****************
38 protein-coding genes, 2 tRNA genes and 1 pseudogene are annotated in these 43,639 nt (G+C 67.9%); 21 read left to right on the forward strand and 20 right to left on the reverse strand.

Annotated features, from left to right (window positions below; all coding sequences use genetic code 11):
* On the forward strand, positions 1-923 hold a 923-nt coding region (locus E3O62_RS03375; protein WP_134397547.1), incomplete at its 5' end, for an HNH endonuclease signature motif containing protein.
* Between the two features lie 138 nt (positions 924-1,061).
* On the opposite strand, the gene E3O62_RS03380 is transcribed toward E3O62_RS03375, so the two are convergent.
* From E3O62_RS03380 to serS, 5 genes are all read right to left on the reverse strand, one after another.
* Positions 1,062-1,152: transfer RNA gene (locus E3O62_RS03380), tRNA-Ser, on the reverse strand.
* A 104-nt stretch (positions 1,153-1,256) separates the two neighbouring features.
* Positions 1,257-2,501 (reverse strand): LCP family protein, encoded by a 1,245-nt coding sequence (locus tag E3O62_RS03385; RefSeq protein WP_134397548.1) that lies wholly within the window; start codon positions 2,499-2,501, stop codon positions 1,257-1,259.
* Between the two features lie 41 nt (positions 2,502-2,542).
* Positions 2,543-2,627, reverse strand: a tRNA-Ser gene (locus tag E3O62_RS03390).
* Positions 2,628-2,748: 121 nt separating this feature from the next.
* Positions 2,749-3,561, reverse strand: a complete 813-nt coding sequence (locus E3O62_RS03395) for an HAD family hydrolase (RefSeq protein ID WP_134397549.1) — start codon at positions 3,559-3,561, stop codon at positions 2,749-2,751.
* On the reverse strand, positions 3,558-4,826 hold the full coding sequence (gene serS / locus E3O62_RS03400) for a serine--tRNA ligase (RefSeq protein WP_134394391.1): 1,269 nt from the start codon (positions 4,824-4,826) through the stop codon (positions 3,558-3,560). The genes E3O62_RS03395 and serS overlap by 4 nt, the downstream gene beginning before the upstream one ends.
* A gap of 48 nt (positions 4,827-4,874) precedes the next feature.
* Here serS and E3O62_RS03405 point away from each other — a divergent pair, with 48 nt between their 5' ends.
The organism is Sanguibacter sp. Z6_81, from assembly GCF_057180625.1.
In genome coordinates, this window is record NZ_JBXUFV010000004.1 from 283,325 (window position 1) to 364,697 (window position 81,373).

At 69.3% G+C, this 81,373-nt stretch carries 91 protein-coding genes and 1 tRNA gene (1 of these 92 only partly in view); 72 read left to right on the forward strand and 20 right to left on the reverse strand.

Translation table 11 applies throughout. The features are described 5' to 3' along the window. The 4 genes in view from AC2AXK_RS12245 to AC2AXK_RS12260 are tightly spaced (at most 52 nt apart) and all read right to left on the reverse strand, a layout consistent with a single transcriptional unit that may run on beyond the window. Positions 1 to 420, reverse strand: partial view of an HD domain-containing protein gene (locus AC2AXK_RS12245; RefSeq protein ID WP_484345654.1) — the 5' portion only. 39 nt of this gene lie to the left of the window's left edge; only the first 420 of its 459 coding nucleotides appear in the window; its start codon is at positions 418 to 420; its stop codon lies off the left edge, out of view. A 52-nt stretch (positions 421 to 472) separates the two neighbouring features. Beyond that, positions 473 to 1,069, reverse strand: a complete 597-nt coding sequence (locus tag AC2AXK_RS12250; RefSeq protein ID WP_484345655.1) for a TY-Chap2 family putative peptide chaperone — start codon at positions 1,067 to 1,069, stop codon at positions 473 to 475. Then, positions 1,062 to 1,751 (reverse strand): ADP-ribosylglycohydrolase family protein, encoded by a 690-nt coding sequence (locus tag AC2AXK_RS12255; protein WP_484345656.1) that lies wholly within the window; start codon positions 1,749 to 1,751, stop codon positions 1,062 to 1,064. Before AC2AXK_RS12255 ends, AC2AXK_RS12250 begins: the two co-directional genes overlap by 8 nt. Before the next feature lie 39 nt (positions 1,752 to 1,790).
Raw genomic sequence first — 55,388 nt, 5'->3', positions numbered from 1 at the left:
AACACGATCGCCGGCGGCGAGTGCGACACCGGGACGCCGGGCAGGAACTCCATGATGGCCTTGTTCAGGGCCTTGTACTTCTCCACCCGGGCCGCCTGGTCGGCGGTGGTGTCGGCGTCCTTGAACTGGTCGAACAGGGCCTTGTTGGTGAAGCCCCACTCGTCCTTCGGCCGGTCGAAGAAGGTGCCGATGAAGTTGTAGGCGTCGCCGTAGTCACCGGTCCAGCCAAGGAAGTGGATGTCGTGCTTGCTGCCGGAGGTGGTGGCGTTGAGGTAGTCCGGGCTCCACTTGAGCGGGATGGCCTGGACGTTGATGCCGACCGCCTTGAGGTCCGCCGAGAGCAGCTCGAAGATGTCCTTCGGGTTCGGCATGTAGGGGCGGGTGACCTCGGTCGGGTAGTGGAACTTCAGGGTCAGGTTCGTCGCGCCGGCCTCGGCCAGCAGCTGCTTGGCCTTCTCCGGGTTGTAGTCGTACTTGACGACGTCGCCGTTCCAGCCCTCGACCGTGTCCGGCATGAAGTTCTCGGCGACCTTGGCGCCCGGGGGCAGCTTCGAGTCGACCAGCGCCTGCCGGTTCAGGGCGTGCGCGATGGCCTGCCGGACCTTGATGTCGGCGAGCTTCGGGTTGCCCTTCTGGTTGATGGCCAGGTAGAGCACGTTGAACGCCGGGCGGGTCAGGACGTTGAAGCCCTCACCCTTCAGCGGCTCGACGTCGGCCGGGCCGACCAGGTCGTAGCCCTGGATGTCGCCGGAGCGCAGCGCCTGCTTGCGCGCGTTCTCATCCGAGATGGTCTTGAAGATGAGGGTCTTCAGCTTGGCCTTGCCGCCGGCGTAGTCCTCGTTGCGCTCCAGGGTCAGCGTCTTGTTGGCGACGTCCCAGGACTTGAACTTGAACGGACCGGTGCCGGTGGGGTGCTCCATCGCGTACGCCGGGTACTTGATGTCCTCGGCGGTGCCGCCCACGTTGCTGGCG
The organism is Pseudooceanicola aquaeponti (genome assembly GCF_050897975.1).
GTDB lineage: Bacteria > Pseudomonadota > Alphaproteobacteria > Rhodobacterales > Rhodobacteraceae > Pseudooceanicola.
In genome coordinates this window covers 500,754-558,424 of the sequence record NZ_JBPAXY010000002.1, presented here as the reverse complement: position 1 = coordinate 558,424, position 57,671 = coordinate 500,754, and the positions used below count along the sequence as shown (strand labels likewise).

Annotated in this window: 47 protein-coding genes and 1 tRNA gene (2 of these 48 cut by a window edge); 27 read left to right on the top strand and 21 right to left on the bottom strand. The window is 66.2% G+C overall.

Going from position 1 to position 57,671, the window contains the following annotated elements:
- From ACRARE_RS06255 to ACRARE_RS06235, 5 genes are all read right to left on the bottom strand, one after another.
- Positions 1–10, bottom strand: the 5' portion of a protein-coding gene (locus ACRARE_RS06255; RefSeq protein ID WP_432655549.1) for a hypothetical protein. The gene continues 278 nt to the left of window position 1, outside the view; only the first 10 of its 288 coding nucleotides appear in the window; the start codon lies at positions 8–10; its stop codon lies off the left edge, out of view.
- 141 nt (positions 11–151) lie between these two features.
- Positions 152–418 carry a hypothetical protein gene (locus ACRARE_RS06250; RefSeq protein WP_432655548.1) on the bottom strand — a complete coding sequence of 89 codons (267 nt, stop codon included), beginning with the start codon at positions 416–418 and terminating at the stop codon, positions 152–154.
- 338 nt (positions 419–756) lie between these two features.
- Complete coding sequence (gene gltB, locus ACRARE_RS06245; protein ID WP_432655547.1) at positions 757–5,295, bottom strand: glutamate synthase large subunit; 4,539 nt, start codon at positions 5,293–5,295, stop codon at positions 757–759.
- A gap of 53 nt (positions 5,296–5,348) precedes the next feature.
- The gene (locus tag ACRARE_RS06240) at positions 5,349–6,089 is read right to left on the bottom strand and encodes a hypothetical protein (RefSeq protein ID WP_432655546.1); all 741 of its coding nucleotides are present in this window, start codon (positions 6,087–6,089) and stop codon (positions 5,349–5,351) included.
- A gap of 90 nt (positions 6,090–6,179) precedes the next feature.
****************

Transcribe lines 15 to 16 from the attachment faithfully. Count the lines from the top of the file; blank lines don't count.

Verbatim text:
* A gap of 48 nt (positions 4,827-4,874) precedes the next feature.
* Here serS and E3O62_RS03405 point away from each other — a divergent pair, with 48 nt between their 5' ends.